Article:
Email, a micro-pile of digital carbon emissions?

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and updated on

The genesis of the writing of this article, we have to talk about it ;-) As we announced at the beginning of January in our " Best of Inside Badsender", we are in the process of doing our 2021 carbon footprint (we are in the middle of the construction there).

In this context, we have opened a 4-way channel on Rocket (the internal chat of Badsender) with the two Marions, Olivier F. and me. This carbon assessment, we do it with And it all starts from a discussion based on an article published by Sami. Here is the thread.

Note: This article was written while listening to GoldfrappIt has nothing to do with that, but it's cool anyway.

The dialogue




"I don't know what this "ummm" means, but the info about the real weight of email deletion in a carbon footprint comes up often and is very often downplayed. Tristan Nitot in his podcast the green byte is talking about it. Just a few days ago, France Culture was attacked on twitter because of the way they put up and prioritize the news from theADEME. "


"This "umm" was related to our project zerocarbon. We might get stoned too one day. L'email is just a micropile in the whole mess of carbon emissions. "


"Email is clearly a digital micro-hair. It's clear and it should be obvious to everyone. Emptying your mailbox is virtually useless.

But it's all a question of scale and that's the idea of ZCE. Senders are taking responsibility, and can make a "small" difference because they send billions of emails.

The other point that I think is important is that I would like us to be an example. Because all digital activities must change their paradigm. All activities must create the means to reduce our/their carbon footprint.

This means:
- For video platforms, offer their users to reduce the quality of video viewed "in conscience" (Having 4k on a 13-inch screen makes no sense)
- Suggest to website visitors to view content without the visuals
- Implementing 100% refurbished purchasing policies in companies (and I think we will quickly act on this one in the Strategic Committee)
- ... "


"So well said?!

Last night for some SEO tests with Tom, I put my feet on Google for the first time in a long time. In the footer there is a mention "carbon neutral since 20....".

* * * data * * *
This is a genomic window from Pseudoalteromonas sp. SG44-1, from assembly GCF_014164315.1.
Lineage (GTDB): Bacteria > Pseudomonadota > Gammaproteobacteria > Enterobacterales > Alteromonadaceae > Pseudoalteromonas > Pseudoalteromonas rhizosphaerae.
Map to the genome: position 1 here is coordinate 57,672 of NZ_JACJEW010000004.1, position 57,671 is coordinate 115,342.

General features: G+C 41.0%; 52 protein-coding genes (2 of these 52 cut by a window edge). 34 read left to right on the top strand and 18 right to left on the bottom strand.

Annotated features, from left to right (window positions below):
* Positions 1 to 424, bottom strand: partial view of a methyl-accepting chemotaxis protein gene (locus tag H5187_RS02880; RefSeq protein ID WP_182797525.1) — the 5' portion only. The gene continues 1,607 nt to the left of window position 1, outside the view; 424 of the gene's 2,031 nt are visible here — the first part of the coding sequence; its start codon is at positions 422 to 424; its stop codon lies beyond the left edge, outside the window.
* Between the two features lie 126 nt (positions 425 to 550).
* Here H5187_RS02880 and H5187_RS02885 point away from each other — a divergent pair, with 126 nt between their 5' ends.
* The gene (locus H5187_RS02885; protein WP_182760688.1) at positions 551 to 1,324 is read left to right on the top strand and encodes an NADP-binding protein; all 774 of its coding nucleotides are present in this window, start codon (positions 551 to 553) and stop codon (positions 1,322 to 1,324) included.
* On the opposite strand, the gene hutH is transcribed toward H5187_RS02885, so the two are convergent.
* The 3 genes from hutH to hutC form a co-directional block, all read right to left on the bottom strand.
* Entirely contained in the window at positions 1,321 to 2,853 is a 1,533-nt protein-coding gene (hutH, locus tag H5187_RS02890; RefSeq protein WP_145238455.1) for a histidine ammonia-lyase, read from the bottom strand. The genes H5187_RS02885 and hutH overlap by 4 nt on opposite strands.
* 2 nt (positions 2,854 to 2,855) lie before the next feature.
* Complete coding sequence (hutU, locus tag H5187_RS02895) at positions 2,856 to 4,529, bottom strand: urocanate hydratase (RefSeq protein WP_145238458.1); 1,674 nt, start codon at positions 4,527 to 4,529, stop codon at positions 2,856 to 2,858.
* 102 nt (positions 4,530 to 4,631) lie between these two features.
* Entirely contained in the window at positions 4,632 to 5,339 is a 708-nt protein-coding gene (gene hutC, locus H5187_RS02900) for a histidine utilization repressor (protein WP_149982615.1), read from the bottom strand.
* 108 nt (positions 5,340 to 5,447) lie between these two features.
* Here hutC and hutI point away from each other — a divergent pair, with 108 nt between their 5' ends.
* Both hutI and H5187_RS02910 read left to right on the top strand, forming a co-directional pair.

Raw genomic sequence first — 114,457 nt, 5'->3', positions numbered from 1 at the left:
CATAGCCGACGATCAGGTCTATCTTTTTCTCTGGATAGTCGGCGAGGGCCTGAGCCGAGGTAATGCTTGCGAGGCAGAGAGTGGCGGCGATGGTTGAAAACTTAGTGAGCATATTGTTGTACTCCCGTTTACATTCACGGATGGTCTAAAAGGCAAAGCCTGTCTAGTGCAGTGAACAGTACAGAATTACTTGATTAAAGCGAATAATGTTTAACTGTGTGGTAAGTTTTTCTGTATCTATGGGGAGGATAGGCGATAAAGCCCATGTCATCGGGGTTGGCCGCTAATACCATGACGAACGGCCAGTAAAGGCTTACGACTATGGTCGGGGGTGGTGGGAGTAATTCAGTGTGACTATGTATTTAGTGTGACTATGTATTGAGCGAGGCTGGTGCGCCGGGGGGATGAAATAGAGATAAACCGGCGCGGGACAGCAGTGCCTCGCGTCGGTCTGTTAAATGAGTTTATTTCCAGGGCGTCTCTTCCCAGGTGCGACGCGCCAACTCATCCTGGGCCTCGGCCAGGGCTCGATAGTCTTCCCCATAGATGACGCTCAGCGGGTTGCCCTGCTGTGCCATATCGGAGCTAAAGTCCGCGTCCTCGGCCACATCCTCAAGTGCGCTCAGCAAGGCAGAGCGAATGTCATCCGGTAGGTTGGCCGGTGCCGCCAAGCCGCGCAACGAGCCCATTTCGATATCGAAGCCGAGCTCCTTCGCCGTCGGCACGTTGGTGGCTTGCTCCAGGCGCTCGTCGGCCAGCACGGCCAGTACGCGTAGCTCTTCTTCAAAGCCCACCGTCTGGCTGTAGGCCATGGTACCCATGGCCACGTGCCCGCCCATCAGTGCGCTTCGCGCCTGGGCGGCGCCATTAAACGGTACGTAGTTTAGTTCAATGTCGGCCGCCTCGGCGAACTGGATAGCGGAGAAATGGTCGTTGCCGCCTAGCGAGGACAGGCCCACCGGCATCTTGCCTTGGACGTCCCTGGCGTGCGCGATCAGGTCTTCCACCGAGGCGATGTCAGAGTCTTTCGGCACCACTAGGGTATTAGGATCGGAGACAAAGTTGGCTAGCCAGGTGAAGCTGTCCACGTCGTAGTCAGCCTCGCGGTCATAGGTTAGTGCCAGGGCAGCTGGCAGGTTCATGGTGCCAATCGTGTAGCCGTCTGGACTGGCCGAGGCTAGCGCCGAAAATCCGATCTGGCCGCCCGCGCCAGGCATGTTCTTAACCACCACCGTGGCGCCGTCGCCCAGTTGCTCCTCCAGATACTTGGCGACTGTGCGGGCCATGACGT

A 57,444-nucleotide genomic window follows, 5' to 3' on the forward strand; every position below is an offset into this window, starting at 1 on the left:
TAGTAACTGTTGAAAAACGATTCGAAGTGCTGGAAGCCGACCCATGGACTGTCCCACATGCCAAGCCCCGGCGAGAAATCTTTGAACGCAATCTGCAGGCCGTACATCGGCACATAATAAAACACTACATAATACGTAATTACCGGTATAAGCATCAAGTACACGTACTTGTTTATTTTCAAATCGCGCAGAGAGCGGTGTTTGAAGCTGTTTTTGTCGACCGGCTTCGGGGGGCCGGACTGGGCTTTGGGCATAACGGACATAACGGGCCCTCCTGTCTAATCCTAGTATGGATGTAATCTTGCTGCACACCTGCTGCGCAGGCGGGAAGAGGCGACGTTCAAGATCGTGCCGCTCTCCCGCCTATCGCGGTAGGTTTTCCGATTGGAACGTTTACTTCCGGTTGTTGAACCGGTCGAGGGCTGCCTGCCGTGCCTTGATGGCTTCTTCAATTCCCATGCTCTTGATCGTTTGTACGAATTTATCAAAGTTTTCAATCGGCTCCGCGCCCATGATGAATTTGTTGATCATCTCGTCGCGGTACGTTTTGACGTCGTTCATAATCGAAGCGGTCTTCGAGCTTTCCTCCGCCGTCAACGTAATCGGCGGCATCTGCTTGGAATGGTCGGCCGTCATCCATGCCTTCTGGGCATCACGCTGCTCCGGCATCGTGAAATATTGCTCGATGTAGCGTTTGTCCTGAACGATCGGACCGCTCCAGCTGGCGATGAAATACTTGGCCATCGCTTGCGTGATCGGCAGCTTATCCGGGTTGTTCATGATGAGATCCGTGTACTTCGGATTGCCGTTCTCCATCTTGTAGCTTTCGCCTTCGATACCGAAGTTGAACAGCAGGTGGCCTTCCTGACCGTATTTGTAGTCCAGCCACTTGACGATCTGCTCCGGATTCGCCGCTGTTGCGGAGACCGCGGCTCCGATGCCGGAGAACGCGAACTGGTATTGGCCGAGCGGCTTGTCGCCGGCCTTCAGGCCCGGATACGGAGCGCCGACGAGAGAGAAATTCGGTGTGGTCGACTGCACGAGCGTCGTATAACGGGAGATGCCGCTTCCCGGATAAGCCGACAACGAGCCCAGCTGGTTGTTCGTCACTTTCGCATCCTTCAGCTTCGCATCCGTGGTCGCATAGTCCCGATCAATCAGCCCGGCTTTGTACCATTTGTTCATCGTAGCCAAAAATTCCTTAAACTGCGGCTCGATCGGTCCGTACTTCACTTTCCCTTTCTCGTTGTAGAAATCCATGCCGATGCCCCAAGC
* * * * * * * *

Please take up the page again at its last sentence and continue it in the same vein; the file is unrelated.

I clicked, naive. A page with more than 100 requests and 10Mb downloaded, all of course with an auto play video to shout "responsibility and sustainability".

So I closed and I too shouted: "BUT SHUT UP GOOGLE, SHUT UP!


"100% connect with you! I wonder: is it - polluting the video or the podcast? (for our lives) "


"poke @marion-duchatelet

Where it is a question of decision matrix and therefore of important, urgent?

  • important problems
  • the easiest problems to solve
  • problems that are not already better addressed elsewhere."


"I think I'm going to do an article with this Thread ;-)"


"Grave! I validate!"

All this was done without any tricks or censorship (just a little punctuation, capitalization and some links).


To return to SAMI's article which is entitled "Carbon footprint of an e-mail: myths, realities and solutions". This one tries to put the question of the real impact of email on the carbon footprint of a company.

This reflection is made possible by an update of the figures we had until now. Indeed, most of the calculations of the carbon footprint of email are based on figures from ADEME which date from 2014 and which seem to be largely outdated.

These new figures would almost systematically place the carbon footprint of email below 5g of CO2e per email. Even the big ones, with an attachment.

email carbon emission

In the article, there is also this passage that seems important to highlight:

You got it. Despite common myths, it's not the power consumption of servers that adds to the carbon emissions of an email. Not even the electricity needed to transport it. It is the amortization of the manufacture of the computer or smartphone (the total carbon footprint of the equipment divided by the number of minutes of use over its lifetime) and the energy consumption of the equipment that have the greatest impact.

Finally, Reducing the environmental impact of your e-mails means extending the life of your digital devices and reducing their consumption.

But sending emails is okay then?

We understand that deleting your emails individually will have very little impact on carbon emissions. But the article is mostly about interpersonal emails, the ones we exchange between humans.

And if you're here, it's probably because the majority of the emails you send are in bulk. If professionals send about 30 emails a day, in your case it might be 10,000, 50,000, 100,000 or even more. The impact over a year can be enormous.

The conclusion in this case must be different. Our goals should be, in order of priority:

  • Reduce the volume of emails sent through better targeting
  • Lighten the weight of your emails
  • Advocate for the establishment of expiration dates in emails

Maybe we could challenge SAMI to a little study on the impact of email marketing? We'll ask them.

Finally, what we must strive for is to manage all our digital projects with the objective of limiting our environmental impact. Digital sobriety must be at the center of our reflections and of the evolution of our tools, from the lightest (email) to the heaviest (video). It is the whole system that must evolve to limit the damage.

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